Turkish Program at Cornell University

 

The text on this page is from the UCLA Language Materials Project.

The Turkish Language

MERHABA! (HELLO!)

Turkish belongs to the Altay branch of the Ural-Altaic linguistic family; the same as Finnish and Hungarian. It is the Westernmost of the Turkic languages spoken across Central Asia and is generally classified as a member of the South-West group, also known as the Oguz group. Other Turkic languages, all of which are closely related, include Azerbaijani (Azeri), Kazakh, Kyrgyz, Tatar, Turkmen, Uighur, Uzbek, and many others spoken from the Balkans across Central Asia into Northwestern China and southern Siberia. Turkic languages are often grouped with Mongolian and Tungusic languages in the Altaic language family. Strictly speaking, the "Turkish" languages spoken between Mongolia and Turkey should be called Turkic languages, and the term "Turkish" should refer to the language spoken in Turkey alone. It is common practice, however, to refer to all these languages as Turkish, and differentiate them with reference to the geographical area, for example, the Turkish language of Azerbaijan.

The history of the language is divided into three main groups, old Turkish (from the 7th to the 13th centuries), mid-Turkish (from the 13th to the 20th) and new Turkish from the 20th century onwards. During the Ottoman Empire period many Arabic and Persian words were intermixed in the Turkish language. Turkish formed the basis for Ottoman Turkish, the written language of the Ottoman Empire. Ottoman Turkish was basically Turkish in structure, but with a heavy overlay of Arabic and Persian vocabulary and an occasional grammatical influence. Ottoman Turkish co-existed with spoken Turkish, with the latter being considered a "gutter language" and not worthy of study. Ottoman Turkish, and the spoken language were both represented with an Arabic script.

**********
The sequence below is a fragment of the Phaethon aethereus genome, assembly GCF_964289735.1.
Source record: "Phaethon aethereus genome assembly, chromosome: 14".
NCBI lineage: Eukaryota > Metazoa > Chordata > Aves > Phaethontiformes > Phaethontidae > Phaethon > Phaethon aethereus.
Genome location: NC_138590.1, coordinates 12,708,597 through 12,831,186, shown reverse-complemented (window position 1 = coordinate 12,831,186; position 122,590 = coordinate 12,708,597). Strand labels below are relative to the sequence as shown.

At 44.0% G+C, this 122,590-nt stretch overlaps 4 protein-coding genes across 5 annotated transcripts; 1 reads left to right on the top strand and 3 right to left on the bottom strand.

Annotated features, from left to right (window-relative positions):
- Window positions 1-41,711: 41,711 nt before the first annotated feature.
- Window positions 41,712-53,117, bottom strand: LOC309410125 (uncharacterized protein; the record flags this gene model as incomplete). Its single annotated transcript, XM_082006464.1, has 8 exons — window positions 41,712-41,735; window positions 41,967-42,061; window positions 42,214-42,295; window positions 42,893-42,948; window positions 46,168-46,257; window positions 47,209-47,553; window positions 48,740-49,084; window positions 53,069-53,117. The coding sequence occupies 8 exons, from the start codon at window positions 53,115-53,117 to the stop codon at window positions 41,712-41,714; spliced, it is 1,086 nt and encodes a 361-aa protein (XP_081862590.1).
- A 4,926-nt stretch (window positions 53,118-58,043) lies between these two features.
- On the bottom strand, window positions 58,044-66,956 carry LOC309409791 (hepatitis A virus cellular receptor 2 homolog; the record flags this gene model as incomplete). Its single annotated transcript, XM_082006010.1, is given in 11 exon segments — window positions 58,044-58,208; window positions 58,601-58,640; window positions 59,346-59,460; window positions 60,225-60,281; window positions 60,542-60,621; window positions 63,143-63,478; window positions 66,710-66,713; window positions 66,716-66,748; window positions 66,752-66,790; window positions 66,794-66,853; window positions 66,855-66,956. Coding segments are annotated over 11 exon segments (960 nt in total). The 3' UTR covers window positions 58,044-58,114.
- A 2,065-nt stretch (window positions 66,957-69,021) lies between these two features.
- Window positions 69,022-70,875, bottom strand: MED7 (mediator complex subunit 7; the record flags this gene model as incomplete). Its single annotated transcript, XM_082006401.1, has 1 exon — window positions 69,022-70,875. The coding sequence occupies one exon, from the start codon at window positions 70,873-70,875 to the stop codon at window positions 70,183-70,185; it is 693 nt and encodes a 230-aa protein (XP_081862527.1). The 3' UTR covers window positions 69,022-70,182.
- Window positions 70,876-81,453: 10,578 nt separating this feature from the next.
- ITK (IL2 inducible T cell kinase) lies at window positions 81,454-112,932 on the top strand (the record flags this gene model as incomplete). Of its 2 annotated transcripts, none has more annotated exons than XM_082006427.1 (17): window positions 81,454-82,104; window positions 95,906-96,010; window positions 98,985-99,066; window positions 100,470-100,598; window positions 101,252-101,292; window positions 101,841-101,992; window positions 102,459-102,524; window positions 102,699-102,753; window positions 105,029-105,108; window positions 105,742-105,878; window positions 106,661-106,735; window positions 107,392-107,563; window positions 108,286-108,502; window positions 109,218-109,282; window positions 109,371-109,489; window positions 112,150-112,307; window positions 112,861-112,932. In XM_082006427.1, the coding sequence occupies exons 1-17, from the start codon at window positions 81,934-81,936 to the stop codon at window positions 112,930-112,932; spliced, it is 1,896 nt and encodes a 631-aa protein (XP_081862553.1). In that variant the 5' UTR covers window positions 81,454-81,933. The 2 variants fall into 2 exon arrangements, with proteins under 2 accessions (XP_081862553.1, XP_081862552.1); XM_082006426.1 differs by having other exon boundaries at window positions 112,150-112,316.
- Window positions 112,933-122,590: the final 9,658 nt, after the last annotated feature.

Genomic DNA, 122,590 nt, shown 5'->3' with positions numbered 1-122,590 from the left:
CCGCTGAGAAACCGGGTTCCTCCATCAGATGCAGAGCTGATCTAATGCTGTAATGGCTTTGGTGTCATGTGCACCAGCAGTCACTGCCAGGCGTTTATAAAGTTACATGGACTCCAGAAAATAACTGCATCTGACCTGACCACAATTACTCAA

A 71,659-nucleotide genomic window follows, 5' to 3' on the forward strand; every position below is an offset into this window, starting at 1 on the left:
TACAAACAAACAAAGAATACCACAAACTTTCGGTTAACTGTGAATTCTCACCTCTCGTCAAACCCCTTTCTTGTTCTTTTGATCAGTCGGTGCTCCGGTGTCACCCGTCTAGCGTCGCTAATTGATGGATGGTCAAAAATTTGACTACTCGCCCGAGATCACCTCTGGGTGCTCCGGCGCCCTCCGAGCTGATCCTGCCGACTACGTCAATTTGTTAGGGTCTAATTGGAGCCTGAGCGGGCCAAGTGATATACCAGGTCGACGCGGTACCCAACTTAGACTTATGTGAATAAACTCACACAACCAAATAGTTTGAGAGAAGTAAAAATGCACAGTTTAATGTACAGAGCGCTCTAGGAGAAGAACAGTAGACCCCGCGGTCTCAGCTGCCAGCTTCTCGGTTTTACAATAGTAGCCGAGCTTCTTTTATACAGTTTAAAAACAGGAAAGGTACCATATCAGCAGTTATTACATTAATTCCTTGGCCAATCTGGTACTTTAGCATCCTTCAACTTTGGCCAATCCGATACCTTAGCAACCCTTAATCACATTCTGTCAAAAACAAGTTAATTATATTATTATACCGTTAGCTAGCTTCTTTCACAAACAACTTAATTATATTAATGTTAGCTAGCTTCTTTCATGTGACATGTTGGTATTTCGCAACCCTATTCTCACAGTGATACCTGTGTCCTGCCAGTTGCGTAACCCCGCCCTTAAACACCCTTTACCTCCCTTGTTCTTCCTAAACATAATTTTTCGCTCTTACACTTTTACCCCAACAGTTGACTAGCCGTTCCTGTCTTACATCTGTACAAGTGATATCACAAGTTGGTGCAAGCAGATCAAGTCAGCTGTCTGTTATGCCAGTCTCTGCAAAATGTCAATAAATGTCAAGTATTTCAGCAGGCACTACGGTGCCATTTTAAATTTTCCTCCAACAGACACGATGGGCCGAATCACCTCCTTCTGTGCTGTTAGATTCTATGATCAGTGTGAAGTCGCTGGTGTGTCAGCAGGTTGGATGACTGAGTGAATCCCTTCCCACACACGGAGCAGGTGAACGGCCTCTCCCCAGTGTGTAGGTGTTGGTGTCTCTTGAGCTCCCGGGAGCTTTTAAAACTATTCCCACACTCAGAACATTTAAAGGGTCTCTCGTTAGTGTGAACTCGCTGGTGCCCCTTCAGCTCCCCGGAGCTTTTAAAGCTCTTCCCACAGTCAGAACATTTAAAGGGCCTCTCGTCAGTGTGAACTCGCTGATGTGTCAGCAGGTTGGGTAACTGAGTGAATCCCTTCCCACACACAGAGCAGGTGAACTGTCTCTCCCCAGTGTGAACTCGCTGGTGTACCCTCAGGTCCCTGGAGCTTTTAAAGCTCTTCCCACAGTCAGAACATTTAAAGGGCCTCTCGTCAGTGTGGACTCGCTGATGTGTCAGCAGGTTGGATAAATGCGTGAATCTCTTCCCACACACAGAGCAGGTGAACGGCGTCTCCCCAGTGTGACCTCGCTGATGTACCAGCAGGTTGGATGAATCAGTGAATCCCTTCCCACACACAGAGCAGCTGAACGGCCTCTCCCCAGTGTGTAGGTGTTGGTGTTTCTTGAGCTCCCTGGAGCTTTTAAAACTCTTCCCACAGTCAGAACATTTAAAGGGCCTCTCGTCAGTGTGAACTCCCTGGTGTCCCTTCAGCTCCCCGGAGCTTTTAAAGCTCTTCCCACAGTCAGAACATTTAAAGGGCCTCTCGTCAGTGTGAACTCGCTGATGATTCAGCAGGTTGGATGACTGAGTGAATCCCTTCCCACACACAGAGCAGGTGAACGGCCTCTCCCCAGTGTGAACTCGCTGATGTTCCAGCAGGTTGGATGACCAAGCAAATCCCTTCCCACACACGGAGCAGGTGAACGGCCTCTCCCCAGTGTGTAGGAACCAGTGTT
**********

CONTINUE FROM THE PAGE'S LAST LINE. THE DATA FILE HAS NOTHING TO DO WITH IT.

In 1928 A "new language" movement was started by Kemal Ataturk. Five years after the proclamation of the Republic, the Arabic alphabet was replaced by the Roman one, which in turn sped up the movement to purge the language of foreign words. The Turkish Language Institute (Turk Dil Kurumu) was established in 1932 to carry out linguistic research and contribute to the natural development of the language. Today literacy rates in Turkey are over 90%.

Who speaks Turkish?

Through the span of history, Turks have spread over a wide geographical area, taking their language with them. Turkish speaking peoples have lived in an area stretching from today's Mongolia to the North coast of the Black Sea, the Balkans, East Europe, Anatolia, Iraq and Northern Africa. Due to the distances involved, various dialects and accents have emerged. Turkish is also the language spoken at home by people who live in the areas that were governed by the Ottoman Empire. For instance, in Bulgaria there are over a million speakers. About 50,000 Turkish speakers live in Uzbekistan, Kazakhstan, Kyrgyzstan, Tajikistan, and Azerbaijan. In Cyprus, Turkish is a co-official language (with Greek) where it is spoken as a first language by 19 percent of the population, especially in the North (KKTC). Over 1.5 million speakers are found in Bulgaria, Macedonia, and Greece; over 2.5 million speakers live in Germany (and other European countries) where Turks have for many years been "guest workers." About 40,000 Turkish speakers live in the United States.

Turkish has several dialects. The Turkish dialects can be divided into two major groups: Western dialects and Eastern dialects. Of the major Turkish dialects, Danubian appears to be the only member of the Western group. The following dialects make up the Eastern group: Eskisehir, Razgrad, Dinler, Rumelian, Karamanli, Edirne, Gaziantep, and Urfa. There are some other classifications that distinguish the following dialect groups: South-western, Central Anatolia, Eastern, Rumelian, and Kastamonu dialects. Modern standard Turkish is based on the Istanbul dialect of Anatolian.